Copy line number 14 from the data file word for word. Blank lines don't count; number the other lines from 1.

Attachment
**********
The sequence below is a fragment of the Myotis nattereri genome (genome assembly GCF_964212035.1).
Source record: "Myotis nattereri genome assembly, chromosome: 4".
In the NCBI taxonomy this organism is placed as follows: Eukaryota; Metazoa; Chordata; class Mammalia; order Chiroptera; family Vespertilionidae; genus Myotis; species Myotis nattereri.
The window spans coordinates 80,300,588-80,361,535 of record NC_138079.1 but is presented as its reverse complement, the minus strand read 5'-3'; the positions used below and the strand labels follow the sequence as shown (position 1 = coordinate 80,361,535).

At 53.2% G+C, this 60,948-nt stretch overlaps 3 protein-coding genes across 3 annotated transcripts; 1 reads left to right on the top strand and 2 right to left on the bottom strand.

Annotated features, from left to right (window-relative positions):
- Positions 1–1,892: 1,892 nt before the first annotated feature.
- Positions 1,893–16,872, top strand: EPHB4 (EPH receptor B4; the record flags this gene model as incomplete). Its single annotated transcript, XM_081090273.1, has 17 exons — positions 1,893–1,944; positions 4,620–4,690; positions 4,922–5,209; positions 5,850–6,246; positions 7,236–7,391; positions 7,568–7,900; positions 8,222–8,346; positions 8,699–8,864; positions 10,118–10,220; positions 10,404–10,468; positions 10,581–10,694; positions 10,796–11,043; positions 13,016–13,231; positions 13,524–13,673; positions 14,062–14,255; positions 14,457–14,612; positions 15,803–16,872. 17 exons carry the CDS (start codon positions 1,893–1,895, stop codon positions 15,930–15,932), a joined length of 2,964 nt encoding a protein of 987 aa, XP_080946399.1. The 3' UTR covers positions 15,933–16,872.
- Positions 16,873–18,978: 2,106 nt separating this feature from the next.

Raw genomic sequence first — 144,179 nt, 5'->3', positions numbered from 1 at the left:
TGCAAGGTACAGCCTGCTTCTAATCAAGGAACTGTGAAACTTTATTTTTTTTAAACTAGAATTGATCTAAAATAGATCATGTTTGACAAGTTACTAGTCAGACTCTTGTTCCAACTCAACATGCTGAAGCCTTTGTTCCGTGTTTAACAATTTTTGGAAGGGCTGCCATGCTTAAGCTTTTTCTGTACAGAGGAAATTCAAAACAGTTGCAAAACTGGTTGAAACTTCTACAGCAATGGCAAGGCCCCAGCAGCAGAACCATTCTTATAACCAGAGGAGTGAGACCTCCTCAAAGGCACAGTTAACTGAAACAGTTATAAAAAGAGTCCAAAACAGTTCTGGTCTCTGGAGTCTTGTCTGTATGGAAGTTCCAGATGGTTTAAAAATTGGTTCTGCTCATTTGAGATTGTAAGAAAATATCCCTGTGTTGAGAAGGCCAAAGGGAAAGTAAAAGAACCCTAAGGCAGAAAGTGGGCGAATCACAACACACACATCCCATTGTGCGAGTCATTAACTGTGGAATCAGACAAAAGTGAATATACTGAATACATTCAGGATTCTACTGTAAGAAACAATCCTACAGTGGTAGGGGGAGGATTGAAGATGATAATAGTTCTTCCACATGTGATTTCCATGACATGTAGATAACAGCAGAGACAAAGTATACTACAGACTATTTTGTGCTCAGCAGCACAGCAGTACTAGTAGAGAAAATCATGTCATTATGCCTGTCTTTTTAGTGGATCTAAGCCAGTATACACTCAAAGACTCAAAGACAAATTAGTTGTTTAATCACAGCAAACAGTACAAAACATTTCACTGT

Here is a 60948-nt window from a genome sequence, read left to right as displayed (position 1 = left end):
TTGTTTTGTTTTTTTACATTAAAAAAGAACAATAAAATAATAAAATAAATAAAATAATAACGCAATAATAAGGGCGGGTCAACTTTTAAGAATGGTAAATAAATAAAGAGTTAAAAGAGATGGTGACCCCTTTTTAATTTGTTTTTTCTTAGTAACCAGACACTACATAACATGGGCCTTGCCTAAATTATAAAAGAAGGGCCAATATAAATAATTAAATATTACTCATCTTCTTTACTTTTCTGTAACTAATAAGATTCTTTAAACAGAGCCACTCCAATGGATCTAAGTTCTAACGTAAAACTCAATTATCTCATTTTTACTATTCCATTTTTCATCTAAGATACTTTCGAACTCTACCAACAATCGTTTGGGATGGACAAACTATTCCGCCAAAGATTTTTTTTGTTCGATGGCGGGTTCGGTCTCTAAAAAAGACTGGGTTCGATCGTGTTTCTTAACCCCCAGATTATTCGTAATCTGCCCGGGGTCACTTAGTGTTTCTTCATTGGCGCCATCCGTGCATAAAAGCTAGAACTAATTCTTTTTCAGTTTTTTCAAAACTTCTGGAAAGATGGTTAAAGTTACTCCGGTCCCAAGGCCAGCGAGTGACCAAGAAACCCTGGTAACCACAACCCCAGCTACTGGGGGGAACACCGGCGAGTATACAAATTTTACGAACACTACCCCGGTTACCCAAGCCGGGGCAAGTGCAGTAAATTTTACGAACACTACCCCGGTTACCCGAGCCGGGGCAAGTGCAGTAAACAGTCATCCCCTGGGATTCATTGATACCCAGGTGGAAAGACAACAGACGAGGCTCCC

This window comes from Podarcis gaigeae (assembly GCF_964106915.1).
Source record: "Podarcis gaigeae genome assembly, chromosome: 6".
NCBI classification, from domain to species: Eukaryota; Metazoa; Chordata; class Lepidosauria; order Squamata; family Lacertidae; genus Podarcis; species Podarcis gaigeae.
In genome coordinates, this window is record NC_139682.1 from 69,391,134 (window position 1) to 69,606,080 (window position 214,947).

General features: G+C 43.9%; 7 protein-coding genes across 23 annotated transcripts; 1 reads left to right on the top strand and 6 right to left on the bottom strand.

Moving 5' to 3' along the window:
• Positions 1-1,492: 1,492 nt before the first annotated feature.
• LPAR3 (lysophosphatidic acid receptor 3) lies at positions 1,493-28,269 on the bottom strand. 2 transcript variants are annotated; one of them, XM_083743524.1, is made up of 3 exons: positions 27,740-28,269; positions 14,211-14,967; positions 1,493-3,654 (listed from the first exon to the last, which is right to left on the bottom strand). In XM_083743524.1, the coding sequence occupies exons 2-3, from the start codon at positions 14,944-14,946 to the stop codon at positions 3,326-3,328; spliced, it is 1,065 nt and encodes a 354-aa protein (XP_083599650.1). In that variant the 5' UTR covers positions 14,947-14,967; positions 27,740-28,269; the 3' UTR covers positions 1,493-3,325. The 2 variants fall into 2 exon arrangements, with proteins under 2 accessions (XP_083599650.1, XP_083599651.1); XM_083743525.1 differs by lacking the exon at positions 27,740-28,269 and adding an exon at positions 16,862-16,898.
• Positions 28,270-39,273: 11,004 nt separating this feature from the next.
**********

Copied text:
This window comes from Podarcis gaigeae (assembly GCF_964106915.1).